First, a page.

Selthufer left Pakrac during the first eight months of the war, frightened away by the artillery shelling. But, in 1992, falsely encouraged by the idea of a cease-fire, she returned to her apartment. She found its windows broken and its contents looted. For four years, until basic services in the area were resumed, she lived without heat, gas or electricity, and she carried her water up four flights of stairs.

With the help of her son and grandson -- her remaining family -- she has plastered the bullet holes and installed an oven and stove. Her monthly pension doesn't cover her rent, utilities and blood-pressure medicine. She eats with friends such as Roki Tasic.

Tasic is one of about 7,000 Croats who settled in Kosovo when Yugoslavia was a peaceful country. When the war started, all but about 500 left Kosovo, further deepening the split between majority Albanians and minority Serbs. Tasic, a carpenter, was one of the few who stayed. But when Albanian resistance turned into war, he fled to Macedonia and from there made his way to Croatia by way of Bulgaria, Romania and Hungary. He arrived in Pakrac about four months ago and works as a fix-it man. He was working on an apartment near Selthufer's when the two were introduced.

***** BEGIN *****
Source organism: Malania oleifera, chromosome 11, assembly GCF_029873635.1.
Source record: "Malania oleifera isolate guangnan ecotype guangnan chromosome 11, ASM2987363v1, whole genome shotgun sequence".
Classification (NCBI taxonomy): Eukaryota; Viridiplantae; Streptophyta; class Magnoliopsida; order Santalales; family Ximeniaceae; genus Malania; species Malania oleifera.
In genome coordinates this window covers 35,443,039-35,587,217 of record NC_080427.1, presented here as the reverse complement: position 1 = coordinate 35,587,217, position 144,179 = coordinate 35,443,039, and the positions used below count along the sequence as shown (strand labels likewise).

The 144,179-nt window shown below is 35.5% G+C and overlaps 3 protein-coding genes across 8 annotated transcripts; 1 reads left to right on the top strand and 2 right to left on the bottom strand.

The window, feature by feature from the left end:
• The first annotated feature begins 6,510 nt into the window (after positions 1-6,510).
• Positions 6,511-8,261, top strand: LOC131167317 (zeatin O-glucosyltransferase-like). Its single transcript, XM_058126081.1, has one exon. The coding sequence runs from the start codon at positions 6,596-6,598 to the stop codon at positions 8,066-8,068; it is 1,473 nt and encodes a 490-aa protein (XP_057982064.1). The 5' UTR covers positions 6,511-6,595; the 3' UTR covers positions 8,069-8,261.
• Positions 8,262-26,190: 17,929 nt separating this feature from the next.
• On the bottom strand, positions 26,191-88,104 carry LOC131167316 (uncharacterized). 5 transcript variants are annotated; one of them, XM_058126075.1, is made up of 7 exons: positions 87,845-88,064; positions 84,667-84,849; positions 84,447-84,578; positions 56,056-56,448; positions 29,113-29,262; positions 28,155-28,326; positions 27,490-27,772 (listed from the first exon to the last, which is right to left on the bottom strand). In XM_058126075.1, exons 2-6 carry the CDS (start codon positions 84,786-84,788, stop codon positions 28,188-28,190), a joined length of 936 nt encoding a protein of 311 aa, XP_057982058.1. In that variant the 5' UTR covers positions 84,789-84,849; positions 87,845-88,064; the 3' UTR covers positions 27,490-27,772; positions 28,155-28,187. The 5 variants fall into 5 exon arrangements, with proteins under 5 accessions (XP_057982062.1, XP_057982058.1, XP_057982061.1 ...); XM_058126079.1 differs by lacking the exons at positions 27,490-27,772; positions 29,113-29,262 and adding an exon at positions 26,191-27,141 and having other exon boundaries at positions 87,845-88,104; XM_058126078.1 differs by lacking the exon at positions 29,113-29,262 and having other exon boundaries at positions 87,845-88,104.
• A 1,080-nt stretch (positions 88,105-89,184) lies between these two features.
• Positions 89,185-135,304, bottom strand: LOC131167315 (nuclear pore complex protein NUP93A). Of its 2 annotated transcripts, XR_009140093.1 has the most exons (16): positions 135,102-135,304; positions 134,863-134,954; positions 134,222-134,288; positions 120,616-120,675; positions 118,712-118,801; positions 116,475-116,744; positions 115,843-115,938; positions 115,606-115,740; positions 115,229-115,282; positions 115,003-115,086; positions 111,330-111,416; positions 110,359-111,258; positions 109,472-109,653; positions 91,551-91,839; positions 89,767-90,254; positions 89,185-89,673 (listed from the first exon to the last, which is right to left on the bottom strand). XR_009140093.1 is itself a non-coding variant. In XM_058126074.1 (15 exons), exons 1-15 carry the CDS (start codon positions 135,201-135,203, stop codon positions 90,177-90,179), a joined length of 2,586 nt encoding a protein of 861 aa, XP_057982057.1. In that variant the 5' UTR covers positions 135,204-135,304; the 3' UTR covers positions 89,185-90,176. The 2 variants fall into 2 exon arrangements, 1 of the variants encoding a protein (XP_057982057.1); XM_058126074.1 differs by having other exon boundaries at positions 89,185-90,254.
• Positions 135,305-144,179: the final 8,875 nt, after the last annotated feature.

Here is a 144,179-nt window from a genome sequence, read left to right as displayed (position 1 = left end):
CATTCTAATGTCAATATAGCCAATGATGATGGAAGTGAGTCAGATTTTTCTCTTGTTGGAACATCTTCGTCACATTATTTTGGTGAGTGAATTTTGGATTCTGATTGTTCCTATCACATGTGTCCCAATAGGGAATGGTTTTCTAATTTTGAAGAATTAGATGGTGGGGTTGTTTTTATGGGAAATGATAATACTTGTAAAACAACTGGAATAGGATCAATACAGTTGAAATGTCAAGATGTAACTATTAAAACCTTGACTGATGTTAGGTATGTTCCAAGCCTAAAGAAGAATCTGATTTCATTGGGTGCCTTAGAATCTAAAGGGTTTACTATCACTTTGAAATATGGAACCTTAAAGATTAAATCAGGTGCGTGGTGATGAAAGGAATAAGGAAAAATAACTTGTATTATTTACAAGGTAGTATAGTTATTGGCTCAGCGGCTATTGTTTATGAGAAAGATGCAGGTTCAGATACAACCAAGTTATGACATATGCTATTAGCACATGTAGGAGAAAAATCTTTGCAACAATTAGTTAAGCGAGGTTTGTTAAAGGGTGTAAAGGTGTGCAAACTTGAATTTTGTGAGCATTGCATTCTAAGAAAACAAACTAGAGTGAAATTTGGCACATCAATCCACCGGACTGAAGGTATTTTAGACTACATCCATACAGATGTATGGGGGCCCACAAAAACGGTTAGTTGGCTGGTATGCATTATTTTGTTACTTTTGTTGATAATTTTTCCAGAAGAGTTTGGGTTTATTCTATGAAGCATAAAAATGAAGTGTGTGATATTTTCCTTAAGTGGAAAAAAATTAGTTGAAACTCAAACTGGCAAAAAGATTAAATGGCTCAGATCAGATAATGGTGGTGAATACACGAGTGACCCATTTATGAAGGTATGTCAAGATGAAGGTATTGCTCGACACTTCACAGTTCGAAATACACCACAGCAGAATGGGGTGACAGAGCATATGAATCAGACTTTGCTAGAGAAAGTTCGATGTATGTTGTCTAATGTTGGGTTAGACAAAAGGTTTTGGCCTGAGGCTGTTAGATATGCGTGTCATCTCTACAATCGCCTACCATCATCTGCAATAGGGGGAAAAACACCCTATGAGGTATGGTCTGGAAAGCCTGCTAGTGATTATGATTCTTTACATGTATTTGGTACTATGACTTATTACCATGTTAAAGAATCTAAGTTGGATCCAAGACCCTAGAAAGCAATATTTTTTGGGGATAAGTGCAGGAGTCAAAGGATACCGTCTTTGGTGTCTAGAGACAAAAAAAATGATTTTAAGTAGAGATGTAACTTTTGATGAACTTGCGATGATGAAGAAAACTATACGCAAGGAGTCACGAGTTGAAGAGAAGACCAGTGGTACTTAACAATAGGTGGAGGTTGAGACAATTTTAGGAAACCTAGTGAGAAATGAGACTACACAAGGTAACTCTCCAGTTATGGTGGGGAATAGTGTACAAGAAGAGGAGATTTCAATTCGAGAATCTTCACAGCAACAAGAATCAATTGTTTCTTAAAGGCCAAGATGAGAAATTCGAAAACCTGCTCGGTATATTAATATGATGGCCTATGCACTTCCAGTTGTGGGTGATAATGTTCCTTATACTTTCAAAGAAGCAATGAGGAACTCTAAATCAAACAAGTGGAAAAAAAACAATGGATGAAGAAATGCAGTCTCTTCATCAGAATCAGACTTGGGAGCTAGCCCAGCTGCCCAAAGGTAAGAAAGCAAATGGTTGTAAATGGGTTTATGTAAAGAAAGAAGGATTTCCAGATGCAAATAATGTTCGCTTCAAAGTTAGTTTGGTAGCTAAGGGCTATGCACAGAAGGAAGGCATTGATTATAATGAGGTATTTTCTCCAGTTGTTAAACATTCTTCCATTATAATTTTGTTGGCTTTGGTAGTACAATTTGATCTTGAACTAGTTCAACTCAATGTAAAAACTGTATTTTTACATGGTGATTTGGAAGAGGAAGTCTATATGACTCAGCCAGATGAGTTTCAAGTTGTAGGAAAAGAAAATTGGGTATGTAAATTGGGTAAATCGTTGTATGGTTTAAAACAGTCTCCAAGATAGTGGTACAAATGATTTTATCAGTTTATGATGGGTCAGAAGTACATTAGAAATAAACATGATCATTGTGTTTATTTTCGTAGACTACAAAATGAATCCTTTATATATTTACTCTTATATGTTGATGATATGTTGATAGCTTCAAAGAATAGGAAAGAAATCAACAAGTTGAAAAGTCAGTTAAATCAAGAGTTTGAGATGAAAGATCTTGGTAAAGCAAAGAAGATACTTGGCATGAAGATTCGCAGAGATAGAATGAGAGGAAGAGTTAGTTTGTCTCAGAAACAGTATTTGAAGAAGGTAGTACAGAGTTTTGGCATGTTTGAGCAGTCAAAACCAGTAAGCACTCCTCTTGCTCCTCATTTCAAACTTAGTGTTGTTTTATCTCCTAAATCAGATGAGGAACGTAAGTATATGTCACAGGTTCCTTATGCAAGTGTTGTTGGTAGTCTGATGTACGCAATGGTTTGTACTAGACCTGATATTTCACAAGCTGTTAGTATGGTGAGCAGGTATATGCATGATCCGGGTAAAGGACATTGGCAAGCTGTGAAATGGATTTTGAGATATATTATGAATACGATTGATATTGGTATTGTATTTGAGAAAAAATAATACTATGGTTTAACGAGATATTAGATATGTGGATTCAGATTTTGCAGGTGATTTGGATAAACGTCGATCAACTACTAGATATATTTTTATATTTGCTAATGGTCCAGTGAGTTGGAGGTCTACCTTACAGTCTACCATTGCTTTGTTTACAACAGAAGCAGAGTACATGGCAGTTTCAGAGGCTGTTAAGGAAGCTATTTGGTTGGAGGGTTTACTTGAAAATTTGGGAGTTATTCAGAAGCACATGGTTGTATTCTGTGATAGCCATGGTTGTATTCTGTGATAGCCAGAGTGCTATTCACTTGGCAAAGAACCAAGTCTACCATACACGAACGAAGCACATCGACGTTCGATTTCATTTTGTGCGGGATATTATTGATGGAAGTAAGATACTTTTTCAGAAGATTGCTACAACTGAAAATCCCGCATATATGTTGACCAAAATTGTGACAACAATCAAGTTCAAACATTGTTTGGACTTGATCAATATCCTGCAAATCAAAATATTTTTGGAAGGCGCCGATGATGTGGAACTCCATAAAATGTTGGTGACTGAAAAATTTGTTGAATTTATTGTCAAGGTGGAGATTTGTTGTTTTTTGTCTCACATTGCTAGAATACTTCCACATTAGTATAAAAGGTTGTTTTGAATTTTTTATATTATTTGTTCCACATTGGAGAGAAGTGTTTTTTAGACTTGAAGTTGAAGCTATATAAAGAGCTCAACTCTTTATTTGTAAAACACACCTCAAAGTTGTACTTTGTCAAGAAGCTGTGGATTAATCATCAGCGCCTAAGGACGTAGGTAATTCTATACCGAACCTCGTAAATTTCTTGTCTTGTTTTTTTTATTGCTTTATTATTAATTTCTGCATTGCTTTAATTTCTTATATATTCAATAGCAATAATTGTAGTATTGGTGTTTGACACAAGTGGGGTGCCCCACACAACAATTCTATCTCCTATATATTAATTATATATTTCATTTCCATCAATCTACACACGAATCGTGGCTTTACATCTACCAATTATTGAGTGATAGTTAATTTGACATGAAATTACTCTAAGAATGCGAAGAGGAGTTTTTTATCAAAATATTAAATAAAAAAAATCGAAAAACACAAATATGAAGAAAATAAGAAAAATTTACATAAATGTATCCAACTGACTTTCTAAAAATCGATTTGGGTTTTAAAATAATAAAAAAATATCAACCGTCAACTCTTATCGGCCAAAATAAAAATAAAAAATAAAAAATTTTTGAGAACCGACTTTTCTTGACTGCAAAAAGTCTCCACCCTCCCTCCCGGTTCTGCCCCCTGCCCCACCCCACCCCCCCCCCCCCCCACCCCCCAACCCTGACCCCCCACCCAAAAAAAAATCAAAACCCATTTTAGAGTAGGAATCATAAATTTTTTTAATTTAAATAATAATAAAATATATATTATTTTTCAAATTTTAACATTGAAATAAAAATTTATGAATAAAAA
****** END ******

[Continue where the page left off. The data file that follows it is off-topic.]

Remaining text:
He needed a place to stay, she needed help.

"She has a home, but she has no money to pay for anything," Tasic said. "I do, so I help her."

With the money he makes from odd jobs and errands, Tasic is able to keep the two of them fed. They survive the way most in Pakrac do, on a daily basis -- as in, "How am I going to get by today?"

The residents used to have help from a sympathetic international community. The Red Cross gave free or cut-rate medical care. The United Nations helped repair buildings and infrastructure. Volunteers from around the world provided basic assistance to the elderly, who were practically the only people remaining.

But the volunteers are gone, as is the U.N. A small Red Cross office remains, as well as a small humanitarian office from the European Union. Still, now that most of the land mines are gone and electricity, running water and gas are available, the international community's mission here appears finished, though the work of rebuilding Pakrac is far from over.